Why Zombies Don't Exist

Imagine a being that is exactly like you in every physical respect, down to the very atoms. This being walks and talks just like you and is behaviorally indistinguishable. Now imagine that this being doesn’t have any conscious sensations. You might prick this being on the arm and he/she might respond with a loud “ouch!” but they didn’t actually feel anything.

Do you think you have this being in your imagination? If so, according to David Chalmers, you have just proved physicalism- the idea that your mind, like everything else in the universe, is ultimately physical – false. How did you accomplish such a remarkable philosophical feat? Because you imagined a world that was physically identical to ours yet differed in one crucial respect: the beings on this zombie-world don’t have any conscious sensations, or raw-feeling. There are “additional facts” to the physical: experiences, sensations, etc. It is only necessary that this zombie-world is logically possible i.e. conceivable in order to prove physicalism false.

But before you get excited that your conceptual powers have defeated a long-standing philosophical position, I want to ask you some questions. Did you really imagine such a world? How would you prove to me that you, in fact, imagined such a world? Say you were David Chalmers, a philosopher, and wanted to show the world that you had in fact conceived a zombie-world and therefore shown physicalism to be wrong. How would you do this? You might engage in a variety of different behaviors such as flat out telling people verbally or writing long philosophical articles extolling in great detail how you in fact conceived of a zombie-world.

The key point here is that it is only through behavior that one could show that you have in fact conceived of a zombie-world. This is crucial because the zombie-world argument rests upon the idea that it isn’t physical actions that matter, it is the conscious sensations that go along with the behavior that matters, at least for the argument’s sake. The argument for additional facts only works if it is indeed possible to conceive of a world physically identical to ours yet differing in a very important way. But, how would you show to another person that you had indeed conceived of such an argument if not through physical behavior? Conceiving the conception of zombie-world is not quite the same as conceiving zombie-world itself.

Allow me to summarize: If the only possible way to show that you have actually conceived of the zombie-world is through actions, namely the writing of sophisticated philosophical arguments and verbal behavior, then doesn’t that undermine the purpose of such arguments in the first place?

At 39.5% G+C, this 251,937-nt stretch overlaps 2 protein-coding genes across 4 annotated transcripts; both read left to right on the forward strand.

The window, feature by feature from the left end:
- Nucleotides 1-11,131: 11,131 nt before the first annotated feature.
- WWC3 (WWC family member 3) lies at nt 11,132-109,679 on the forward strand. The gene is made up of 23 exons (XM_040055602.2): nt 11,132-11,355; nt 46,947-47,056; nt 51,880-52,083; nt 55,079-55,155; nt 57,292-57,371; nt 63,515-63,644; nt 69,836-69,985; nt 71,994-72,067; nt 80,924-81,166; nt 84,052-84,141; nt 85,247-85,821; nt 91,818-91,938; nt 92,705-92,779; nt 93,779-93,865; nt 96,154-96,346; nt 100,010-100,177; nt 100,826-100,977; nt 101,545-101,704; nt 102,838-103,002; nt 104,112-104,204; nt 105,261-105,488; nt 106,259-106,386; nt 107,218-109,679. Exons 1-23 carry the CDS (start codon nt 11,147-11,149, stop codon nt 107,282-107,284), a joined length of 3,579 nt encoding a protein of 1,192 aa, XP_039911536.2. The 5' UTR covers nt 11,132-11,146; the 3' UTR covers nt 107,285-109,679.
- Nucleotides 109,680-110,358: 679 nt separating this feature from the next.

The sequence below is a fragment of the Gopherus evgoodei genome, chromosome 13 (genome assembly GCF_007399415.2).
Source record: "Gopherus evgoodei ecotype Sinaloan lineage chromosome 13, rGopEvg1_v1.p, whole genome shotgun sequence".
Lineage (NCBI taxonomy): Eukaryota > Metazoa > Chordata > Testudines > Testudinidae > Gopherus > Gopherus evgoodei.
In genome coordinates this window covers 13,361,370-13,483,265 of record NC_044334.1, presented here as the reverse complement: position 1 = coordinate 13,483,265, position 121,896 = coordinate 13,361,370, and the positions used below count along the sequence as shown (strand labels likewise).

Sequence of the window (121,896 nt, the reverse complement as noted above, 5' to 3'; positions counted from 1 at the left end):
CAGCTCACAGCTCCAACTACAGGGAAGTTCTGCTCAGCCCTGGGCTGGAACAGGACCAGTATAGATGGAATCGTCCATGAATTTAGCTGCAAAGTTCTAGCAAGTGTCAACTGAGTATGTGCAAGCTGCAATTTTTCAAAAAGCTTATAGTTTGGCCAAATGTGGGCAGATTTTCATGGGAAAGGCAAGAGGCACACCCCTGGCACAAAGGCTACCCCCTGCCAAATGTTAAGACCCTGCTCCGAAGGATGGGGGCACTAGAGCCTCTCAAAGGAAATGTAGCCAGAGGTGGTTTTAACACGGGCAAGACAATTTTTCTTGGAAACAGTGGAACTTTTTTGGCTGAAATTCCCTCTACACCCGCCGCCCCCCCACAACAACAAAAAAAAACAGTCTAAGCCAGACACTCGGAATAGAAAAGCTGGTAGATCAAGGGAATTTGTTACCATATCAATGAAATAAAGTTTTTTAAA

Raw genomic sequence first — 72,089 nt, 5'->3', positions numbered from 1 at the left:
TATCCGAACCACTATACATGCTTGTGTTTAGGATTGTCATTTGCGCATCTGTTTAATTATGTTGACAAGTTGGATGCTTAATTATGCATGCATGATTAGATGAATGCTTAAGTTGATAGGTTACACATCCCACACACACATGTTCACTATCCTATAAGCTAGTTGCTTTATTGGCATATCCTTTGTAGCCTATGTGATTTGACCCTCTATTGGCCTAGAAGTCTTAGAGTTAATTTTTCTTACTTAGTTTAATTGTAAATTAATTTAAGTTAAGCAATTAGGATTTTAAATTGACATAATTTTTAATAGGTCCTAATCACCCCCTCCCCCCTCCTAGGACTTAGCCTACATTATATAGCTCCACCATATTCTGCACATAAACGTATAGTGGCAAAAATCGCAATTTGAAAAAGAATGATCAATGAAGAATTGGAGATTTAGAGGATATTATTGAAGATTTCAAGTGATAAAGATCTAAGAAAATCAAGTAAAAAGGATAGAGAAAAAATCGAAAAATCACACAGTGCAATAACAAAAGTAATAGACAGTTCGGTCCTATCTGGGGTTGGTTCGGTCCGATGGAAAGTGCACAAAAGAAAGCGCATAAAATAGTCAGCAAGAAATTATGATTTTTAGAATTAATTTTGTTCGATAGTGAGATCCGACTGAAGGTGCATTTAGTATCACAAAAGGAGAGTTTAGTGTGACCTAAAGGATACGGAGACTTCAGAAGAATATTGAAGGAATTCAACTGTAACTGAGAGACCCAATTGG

Imagine you were having a conversation with a zombie-version of yourself. Do you think you would be convinced that he was indeed a zombie if his only argument was “But, I swear to Zeus that I have indeed conceived of zombie-world!You have to believe me!” Would you not be extremely skeptical of such arguments?

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2 Comments

Filed under Philosophy

2 responses to “Why Zombies Don't Exist

  1. Udef?

    Well, that proved nothing at all. I think scientific evidence on why zombies don’t/couldn’t exist would have been much better. There is proof they could.

  2. Tyle Stelzig

    You seem to be confusing epistemology with metaphysics. Just because you couldn’t *know* that someone is a zombie doesn’t change the fact that it’s *conceivable* that they are.

    On the other hand, you’re certainly right that conceivability isn’t enough to prove physicalism false. While it seems very plausible (to me) that there are no hidden *conceptual* inconsistencies in the idea of a zombie, it’s quite possible that there are hidden *physical* inconsistencies. That is, there could be laws of nature to the effect that beings physically identical to me (or, presumably, to you) have to be conscious. If this is so, then the physical facts don’t underdetermine the phenomenological facts.

    However, conceivability IS enough to show that there’s an EXPLANATORY hole to be filled. While Chalmers eventually does turn to some weird form of property dualism, which I agree with you is unwarranted, he does have a good point here with the “explanatory gap”, and I think the logical possibility of zombies is a good way of illustrating this gap.

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